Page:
The effects of feeding a sodium caseinate derived hydrolysate on glycaemic control and insulin sensitivity following an oral lipid load
E. B. Kennedy; E. Meaney; L. A. Shakerdi; A. B. Nongonierma; R. J. Fitzgerald; C. W. Le Roux; H. M. Roche
Year of publication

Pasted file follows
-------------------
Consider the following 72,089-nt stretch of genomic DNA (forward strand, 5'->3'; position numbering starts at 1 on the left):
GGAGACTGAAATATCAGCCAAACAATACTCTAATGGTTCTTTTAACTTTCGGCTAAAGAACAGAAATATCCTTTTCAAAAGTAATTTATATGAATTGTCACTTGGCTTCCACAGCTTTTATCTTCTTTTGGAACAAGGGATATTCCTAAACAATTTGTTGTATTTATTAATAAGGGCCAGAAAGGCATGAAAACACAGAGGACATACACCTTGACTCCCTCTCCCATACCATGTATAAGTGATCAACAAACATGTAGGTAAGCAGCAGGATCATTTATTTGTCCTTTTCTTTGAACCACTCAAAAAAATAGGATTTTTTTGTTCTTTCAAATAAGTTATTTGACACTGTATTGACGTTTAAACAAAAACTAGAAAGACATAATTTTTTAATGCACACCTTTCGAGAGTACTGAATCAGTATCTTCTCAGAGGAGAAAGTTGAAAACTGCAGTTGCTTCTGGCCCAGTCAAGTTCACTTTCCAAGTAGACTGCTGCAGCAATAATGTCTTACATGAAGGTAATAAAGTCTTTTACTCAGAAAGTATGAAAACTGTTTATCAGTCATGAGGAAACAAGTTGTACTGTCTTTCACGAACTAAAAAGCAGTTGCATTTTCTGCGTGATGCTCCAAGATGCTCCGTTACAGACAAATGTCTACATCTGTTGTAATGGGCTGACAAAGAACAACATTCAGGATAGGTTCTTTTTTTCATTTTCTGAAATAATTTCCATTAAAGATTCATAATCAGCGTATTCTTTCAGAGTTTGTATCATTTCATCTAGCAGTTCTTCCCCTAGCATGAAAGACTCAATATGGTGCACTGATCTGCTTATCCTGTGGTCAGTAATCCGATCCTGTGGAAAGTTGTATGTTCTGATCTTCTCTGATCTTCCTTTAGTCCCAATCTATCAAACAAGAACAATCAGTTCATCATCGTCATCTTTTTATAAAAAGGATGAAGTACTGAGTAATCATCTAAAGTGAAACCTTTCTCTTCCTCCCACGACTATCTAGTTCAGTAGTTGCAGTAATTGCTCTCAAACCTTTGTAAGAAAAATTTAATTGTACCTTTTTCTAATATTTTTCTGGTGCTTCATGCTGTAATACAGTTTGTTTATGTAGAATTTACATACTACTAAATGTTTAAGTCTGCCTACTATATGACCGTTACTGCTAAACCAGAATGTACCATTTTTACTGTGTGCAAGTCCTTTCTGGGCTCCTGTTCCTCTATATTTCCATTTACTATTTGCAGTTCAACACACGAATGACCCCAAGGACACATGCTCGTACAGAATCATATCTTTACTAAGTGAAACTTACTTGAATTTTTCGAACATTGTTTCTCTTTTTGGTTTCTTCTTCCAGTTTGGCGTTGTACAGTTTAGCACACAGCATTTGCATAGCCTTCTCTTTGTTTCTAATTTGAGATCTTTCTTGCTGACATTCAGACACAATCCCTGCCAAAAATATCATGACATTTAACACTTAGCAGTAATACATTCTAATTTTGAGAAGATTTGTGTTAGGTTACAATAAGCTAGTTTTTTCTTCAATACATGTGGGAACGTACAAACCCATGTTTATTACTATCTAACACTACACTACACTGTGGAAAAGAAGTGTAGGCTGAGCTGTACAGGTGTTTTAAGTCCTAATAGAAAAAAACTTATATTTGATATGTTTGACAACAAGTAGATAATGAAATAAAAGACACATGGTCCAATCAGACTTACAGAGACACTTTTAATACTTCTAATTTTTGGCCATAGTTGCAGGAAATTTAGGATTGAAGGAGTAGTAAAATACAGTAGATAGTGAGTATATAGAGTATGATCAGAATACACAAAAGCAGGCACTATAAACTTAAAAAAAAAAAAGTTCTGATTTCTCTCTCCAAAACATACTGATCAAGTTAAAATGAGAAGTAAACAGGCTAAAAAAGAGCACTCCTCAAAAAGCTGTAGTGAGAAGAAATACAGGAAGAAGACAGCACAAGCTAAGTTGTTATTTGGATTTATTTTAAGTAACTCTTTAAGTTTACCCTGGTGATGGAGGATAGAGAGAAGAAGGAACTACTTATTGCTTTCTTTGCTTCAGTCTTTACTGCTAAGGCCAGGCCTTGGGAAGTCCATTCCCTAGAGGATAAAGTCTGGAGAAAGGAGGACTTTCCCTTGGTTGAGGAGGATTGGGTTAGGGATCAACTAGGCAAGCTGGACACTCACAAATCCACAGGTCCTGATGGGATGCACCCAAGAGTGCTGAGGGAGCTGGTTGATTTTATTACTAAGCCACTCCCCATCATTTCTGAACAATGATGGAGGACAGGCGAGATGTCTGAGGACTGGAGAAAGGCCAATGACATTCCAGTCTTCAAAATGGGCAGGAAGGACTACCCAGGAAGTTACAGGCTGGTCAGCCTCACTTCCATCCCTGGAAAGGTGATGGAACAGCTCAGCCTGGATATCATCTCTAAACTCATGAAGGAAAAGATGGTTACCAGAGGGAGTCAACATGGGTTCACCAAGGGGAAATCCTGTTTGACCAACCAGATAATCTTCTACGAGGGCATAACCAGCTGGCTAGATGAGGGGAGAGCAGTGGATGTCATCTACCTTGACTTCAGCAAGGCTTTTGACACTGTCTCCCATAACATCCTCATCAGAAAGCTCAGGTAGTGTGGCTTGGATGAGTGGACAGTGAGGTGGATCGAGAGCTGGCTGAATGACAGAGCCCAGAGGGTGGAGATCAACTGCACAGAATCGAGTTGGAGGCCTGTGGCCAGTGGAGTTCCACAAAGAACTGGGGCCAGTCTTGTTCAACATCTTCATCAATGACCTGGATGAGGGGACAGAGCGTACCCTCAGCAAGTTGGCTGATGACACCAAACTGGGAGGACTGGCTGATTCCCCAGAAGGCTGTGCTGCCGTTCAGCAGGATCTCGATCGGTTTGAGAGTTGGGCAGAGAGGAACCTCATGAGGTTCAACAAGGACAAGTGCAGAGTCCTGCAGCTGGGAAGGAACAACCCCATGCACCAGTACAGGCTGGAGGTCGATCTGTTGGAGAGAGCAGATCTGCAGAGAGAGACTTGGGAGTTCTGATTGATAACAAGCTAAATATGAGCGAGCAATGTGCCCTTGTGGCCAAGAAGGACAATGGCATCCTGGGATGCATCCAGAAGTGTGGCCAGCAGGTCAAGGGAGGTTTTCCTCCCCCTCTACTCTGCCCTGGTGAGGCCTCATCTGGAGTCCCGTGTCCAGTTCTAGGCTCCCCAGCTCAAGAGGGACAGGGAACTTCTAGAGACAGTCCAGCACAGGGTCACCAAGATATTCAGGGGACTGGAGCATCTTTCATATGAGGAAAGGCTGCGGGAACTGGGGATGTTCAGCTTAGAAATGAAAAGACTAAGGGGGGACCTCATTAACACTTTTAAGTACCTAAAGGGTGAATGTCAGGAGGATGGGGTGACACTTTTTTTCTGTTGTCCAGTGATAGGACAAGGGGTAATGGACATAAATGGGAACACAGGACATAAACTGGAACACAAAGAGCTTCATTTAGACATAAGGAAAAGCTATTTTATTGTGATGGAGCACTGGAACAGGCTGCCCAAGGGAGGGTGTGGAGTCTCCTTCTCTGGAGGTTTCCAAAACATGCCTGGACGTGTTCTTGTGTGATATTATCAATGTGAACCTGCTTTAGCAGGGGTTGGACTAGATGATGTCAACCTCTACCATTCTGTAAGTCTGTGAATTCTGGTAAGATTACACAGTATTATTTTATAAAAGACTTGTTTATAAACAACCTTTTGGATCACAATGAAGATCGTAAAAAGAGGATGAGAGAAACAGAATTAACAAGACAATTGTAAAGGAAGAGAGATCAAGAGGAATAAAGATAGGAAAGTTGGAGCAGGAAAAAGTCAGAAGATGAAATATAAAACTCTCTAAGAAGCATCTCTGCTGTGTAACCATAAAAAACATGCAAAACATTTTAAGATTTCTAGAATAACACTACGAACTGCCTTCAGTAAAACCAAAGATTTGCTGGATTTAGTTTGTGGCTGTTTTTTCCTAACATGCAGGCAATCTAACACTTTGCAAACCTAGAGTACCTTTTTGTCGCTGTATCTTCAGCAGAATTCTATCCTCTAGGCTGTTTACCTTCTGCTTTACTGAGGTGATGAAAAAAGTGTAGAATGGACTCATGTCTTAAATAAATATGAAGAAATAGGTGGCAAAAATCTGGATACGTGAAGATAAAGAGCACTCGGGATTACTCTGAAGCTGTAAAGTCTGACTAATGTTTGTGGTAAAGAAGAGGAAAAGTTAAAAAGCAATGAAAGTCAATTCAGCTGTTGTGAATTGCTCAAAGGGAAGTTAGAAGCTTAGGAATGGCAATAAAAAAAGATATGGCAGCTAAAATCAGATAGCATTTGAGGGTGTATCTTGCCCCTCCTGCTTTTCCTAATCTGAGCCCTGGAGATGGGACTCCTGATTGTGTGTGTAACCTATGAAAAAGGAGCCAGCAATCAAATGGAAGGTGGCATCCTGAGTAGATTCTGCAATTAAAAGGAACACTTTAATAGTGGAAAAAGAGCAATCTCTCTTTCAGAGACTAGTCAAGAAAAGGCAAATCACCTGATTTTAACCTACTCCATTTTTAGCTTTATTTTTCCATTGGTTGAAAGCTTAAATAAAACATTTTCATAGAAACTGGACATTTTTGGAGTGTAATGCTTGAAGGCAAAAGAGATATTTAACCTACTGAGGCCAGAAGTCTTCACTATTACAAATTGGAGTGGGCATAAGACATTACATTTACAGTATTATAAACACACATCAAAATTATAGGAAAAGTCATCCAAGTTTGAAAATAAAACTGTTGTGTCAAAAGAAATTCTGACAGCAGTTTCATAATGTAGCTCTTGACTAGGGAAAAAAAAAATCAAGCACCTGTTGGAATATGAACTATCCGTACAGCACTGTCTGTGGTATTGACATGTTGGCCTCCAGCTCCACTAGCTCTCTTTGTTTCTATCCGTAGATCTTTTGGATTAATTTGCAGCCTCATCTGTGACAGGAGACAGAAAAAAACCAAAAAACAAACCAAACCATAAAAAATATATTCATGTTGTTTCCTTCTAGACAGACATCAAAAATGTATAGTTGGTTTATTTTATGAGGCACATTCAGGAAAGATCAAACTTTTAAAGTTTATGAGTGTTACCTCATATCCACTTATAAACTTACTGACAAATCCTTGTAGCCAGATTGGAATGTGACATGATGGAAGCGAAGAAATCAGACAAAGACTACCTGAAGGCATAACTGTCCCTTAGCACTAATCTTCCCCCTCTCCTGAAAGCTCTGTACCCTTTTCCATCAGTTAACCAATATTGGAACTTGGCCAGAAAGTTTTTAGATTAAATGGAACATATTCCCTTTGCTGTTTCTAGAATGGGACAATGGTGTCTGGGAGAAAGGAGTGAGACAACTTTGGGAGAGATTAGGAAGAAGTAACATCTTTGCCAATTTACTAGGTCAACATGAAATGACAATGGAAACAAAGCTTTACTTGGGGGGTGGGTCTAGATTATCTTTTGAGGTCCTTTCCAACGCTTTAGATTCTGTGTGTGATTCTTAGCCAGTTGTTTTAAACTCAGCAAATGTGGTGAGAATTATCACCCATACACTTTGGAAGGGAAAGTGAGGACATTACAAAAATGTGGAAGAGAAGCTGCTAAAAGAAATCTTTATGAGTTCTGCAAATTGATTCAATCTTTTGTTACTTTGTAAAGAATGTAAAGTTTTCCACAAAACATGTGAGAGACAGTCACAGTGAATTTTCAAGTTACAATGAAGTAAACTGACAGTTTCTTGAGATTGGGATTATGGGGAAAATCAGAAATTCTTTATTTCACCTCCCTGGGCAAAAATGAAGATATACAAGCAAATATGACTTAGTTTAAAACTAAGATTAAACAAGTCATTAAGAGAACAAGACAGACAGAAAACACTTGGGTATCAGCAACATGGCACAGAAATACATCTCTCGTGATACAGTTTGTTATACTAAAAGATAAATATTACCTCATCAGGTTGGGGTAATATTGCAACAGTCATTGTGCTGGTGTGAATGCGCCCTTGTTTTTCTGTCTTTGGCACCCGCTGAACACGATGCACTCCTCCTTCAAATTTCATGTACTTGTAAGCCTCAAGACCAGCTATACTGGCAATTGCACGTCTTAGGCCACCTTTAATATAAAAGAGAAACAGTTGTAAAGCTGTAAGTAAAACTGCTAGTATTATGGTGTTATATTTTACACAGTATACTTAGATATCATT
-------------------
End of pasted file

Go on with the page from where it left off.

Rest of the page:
Background and aims: Obesity with its associated state of chronic low‐grade inflammation with dysregulated metabolism is a major driver of insulin resistance (IR). Dysregulated postprandial insulin and glucose responses, which are hallmarks of IR, are among the main therapeutic targets. Intake of casein and casein derived hydrolysates are associated with increased insulin secretion and reduced glucose levels. Certain casein hydrolysates are also associated with reductions in metabolic inflammation and improvements in insulin signaling. The current study addressed the hypothesis that a sodium caseinate (NaCas) derived bioactive hydrolysate could improve glycaemic control in an obese insulin resistant cohort, using an oral lipid load combined with a hyperinsulinemic euglycaemic clamp technique, using an acute metabolic challenge approach. Materials and methods: Six obese male volunteers participated in this randomized cross‐over controlled trial. Following an overnight fast, participants received an oral lipid load (100 mL soyabean oil) to induce IR. After 2 hours volunteers completed a 4 hour hyperinsulinemic‐euglycaemic clamp (30 mU/m2/min) combined with either 12g sodium caseinate (NaCas), 12g NaCas derived bioactive hydrolysate or a water control (Figure 1). Glucose, insulin, triacylglycerol (TAG), non‐esterified fatty acids (NEFA), C‐peptide, GIP and GLP‐1 responses were determined after the oral lipid load, with or without oral administration of the NaCas derived hydrolysate versus NaCas control and water. Data analyzed by repeated measures ANOVA using SPSS statistical software. Results: Administration of the NaCas derived hydrolysate did not improve whole‐body insulin sensitivity following an oral lipid load, compared to the native NaCas or water controls. Consumption of the NaCas derived hydrolysate did not alter glucose metabolism as measured by glucose, insulin and C‐peptide concentrations, compared to NaCas or water controls. NEFA concentrations decreased by 36% following the NaCas derived hydrolysate while triglycerides increased by 30% compared to baseline, however this was not significantly different from the NaCas or water controls. Conclusion: Ingestion of 12g NaCas or NaCas derived hydrolysate did not improve insulin sensitivity compared to a water control in obese, insulin resistant males following an oral lipid load. Despite the promising finding that NaCas increases insulin secretion and improves insulin signaling this does extend to improved insulin sensitivity in the current study. (Figure Presented).